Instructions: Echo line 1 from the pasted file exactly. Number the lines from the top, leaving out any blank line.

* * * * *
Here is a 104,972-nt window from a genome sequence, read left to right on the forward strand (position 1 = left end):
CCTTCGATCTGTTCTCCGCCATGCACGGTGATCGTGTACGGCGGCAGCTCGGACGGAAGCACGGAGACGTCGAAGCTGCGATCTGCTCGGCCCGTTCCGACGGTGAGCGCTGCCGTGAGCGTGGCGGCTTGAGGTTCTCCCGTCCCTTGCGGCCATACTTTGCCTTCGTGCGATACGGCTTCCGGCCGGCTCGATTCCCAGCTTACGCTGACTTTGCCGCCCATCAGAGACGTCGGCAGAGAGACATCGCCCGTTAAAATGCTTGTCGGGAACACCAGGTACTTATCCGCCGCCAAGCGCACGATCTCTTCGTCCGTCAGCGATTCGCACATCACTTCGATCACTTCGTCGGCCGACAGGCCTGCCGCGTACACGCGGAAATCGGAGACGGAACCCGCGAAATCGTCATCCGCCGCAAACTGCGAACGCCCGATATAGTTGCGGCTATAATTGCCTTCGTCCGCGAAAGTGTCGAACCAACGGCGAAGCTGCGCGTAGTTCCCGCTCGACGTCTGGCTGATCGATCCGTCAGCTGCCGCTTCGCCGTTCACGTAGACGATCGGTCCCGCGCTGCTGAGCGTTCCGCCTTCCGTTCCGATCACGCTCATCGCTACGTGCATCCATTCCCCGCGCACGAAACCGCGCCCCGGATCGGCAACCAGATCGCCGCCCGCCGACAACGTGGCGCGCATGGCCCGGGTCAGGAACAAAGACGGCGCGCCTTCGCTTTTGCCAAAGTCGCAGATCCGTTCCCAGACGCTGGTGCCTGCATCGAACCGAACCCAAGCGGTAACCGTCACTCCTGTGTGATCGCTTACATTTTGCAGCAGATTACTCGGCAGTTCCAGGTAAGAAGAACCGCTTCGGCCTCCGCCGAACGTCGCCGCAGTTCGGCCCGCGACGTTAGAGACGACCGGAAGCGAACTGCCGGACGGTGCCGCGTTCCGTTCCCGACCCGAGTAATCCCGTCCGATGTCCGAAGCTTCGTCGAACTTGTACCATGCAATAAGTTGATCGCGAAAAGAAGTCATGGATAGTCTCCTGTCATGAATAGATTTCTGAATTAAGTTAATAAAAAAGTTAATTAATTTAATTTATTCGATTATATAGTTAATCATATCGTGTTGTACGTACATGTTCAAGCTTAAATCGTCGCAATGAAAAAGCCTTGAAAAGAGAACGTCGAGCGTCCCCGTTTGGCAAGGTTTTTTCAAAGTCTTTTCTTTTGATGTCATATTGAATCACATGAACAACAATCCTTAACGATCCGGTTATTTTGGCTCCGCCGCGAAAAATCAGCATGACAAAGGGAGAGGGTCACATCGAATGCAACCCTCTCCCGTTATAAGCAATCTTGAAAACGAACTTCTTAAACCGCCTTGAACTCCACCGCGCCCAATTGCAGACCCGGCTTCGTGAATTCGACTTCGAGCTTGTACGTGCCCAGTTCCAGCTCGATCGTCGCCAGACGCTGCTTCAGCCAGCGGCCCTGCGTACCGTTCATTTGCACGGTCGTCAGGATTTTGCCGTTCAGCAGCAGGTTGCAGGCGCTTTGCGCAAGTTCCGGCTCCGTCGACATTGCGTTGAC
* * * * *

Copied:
Here is a 104,972-nt window from a genome sequence, read left to right on the forward strand (position 1 = left end):